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Everyone fails sometimes

Here's how to deal with it

Let’s get real here.

If you’ve ever gone to school, had a job, been in a relationship or pretty much done anything in your life, you’ve probably failed at something. Whether you flunked a subject at school, got fired, started a business and failed or got divorced, failing at stuff really stinks.

One thing’s for sure, though: everyone fails at something. No one’s perfect. But just because it happens to everyone, doesn’t mean it’s easy.

For example, famous Kiwi jeweller Michael Hill is worth millions of dollars, but when he tried to set up a chain of shoe stores in 1992, they didn’t work out and he closed them all down two years later. In 2010, Kiwi entrepreneur Shane Bradley set up daily deal website GrabOne which quickly became one of the best online businesses in New Zealand, but he almost went bankrupt a few years earlier. At the last Commonwealth Games, the Silver Ferns played their worst netball campaign ever. And don’t even get us started on the Warriors.

Failure sucks. So how do you make failure - especially the fear of it - something that makes you want to do better? Firstly, you need to understand that failure is totally normal.

  1. Fear is good for us

    Yes, fear is scary, but it’s actually good for you in small doses. It’s there to protect you. It’s your brain’s way of telling you to be careful so you don’t get hurt. That’s why we (thankfully) don’t hear too many stories about people who’ve climbed into lion enclosures just to take a selfie.

    The problem with fear, though, is when we let it stop us from doing stuff that could be good for us.

    It’s easy to fear the worst in life. For example, if you get fired from your first job, you might think that you’ll never get another one. If you start your own business then within 12 months have to find a ‘real job’ so you can pay the bills, you might not think you’ve got what it takes to manage your own business in the future. If you bounce from one relationship to another, you might think that there’s something wrong with you. All of these are wrong thoughts that can be overcome by understanding a bit more about what fear is.
     
  2. No one is better than anyone else

    Just because you might have lots of money or live on the ‘right’ side of town, doesn’t make you better than anyone else. The opposite is true too. You might not have much money or your parents don’t have good jobs, but that doesn’t mean you can’t dream big. Failure happens to anyone, anywhere, at any time. If you think that you’re going to succeed at everything you try because you’re more special than someone else, you’re going to get a big wakeup call when you end up failing at something.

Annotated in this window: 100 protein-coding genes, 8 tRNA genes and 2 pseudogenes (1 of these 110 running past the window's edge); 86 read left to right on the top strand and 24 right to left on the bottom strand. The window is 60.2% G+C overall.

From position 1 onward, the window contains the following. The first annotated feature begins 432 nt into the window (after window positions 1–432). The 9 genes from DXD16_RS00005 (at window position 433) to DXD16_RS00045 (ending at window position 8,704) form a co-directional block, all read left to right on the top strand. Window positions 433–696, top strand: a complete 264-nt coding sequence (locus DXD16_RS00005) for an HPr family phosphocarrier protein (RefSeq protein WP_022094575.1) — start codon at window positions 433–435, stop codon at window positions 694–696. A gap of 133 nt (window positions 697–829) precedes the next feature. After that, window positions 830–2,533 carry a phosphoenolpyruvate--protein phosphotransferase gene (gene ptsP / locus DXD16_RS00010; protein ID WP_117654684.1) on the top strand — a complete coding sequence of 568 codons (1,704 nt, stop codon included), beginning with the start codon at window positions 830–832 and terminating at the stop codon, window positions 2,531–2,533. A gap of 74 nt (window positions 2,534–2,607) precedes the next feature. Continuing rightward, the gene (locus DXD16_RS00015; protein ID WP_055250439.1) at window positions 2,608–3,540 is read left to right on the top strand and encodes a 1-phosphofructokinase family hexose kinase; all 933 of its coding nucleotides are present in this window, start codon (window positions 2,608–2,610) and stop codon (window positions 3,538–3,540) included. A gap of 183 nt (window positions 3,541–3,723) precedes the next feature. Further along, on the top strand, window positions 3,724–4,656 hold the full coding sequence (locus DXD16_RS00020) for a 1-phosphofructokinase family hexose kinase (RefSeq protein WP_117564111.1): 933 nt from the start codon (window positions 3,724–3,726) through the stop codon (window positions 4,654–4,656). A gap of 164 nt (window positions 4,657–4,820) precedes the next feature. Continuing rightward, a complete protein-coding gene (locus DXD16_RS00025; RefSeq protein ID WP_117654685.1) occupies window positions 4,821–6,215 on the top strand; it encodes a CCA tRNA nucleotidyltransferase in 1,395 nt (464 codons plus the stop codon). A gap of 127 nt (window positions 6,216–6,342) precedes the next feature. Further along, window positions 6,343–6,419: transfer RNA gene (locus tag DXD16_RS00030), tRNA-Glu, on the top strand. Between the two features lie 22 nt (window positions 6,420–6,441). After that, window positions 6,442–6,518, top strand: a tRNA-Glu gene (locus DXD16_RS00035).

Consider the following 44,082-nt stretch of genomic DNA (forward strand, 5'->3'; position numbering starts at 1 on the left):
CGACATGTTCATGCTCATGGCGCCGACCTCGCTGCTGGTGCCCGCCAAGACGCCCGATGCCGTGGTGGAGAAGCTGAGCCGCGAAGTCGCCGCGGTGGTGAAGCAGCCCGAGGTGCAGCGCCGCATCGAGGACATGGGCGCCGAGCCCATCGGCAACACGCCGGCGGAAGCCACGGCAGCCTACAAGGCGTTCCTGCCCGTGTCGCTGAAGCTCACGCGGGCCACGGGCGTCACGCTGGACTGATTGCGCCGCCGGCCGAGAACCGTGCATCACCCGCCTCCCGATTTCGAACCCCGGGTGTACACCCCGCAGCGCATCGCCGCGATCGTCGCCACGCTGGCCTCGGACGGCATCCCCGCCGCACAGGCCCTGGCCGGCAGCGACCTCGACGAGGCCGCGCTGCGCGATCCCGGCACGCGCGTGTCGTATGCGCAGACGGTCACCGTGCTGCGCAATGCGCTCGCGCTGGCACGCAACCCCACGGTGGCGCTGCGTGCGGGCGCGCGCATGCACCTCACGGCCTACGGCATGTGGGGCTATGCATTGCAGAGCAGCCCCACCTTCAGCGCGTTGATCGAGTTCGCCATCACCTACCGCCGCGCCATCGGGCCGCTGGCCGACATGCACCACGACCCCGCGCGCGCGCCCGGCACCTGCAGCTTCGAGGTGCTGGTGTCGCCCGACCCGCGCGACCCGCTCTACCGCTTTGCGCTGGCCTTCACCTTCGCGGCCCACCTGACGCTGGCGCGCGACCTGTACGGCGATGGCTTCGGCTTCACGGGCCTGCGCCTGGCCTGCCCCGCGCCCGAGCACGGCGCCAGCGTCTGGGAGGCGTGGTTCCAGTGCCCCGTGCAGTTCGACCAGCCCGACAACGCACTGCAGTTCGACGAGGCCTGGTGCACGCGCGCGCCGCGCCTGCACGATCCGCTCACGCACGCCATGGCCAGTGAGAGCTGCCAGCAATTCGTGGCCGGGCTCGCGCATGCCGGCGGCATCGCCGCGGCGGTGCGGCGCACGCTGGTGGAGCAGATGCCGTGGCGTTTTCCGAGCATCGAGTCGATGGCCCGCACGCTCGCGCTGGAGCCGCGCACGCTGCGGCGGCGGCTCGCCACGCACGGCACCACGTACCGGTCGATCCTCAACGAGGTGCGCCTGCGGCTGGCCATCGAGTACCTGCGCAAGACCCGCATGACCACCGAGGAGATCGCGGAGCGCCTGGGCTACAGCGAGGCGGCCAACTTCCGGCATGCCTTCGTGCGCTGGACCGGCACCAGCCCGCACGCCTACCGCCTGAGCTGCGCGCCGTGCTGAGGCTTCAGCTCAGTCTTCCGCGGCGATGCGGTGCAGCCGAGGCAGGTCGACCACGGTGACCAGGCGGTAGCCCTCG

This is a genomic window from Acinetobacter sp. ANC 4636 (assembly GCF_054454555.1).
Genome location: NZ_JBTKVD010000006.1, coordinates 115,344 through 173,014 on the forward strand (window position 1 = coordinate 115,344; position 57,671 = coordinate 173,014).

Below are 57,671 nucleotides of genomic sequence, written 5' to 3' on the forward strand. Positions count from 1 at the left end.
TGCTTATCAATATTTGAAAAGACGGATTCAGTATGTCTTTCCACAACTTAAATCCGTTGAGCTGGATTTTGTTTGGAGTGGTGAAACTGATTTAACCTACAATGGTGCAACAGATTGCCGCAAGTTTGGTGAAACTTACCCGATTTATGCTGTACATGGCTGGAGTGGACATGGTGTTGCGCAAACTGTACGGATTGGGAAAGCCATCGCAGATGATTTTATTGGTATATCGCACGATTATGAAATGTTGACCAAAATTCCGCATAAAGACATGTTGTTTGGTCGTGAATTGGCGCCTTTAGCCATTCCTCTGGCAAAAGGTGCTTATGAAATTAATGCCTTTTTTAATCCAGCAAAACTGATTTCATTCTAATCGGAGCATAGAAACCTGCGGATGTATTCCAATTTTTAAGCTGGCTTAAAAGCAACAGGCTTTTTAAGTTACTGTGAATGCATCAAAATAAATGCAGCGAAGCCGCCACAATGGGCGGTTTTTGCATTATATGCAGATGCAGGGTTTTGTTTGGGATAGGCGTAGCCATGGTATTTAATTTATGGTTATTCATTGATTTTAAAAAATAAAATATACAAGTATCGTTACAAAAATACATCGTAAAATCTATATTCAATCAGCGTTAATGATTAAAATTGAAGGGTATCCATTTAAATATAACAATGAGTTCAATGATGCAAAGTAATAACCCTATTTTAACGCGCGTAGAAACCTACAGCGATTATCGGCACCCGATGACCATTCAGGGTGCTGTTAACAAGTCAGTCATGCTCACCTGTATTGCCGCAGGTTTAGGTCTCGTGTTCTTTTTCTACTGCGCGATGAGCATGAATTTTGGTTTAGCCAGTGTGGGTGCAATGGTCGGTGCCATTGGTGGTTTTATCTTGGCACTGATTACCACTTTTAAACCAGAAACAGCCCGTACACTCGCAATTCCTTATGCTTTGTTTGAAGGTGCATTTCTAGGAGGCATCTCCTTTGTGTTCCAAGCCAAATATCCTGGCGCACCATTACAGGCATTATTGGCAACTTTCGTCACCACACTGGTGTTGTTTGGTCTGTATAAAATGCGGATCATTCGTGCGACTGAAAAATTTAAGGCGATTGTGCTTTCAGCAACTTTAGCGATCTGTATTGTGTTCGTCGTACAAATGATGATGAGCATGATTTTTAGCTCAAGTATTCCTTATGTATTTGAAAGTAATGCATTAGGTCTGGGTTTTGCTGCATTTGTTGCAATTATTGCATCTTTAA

It’s good to want perfection, but don’t strive for it so much that when you fail you think life is over. When you expect too much of yourself, you’ll never be happy. On the flipside, when you expect too much of the people around you, no one will like you.
     
  3. Don’t let failure define you

    Just because you might fail at something, doesn’t mean you’re going to fail at everything. For example, if you’ve never been good at relationships, that doesn’t mean you’ll never be good at them. If you’re not confident at public speaking or preparing presentations, that doesn’t mean you can’t learn. If you notice a pattern, ask for help and move forward. Don’t let failure hold you back from making the most of life.

    The memory of failure can be hard. If you don’t like what failure feels like, use those bad memories to avoid failing again.
     
  4. You can’t control everything

    Some people think failure is the same as losing control. In some cases that’s probably true. You might have passed that paper if you’d gone to class or passed your driver’s licence if you’d studied the road code. But most of the time, failure is totally out of our control. For example, a nurse can’t always control their patients’ health, a builder can’t control the price of wood and an artist can’t control what someone is going to think about their work.

    What you can control, though, is how you react to failure. It’s good to acknowledge your emotions so get angry, sad, frustrated or however you want to deal with the situation. But don’t feel sorry for yourself for too long. Think about the situation, talk to someone if it’ll help, then move on. Accept that you’ve failed, take responsibility for it then avoid it happening again.​​​​​​​
     
  5. Believe in yourself

    The best way to get over fear is to believe that things will work out better next time. Confidence comes from deciding to do something, sticking to it, and telling other people about it so they can support you along the way. The more you believe in yourself, the more likely you’ll succeed next time.

    Unfortunately, it’s common for Kiwis to judge successful people. Don’t let that stop you from dreaming big. Surround yourself with people who support you, believe in you, encourage you to do your best, and will help you back up when you slip up. Combine that with your own self-confidence and you’re one step closer to success.​​​​​​​
     
  6. Don’t be afraid of challenges

    Life wasn’t meant to be easy - just ask anyone who’s trained for a marathon or studied to join the police. Challenging and stretching yourself is good for you. Start with small goals. The more you achieve the braver you’ll become to take on those bigger challenges. Plus, the feeling of giving failure the big finger is pretty good too.

It’s time to turn failure into an opportunity​​​​​​​

Don’t let fear change how you live your life. Instead, use it to become a better person. Yes, you might fail a couple of times before you get a win. But that’s life. It’s normal. And with the right attitude, you can totally kick failure’s butt.

 

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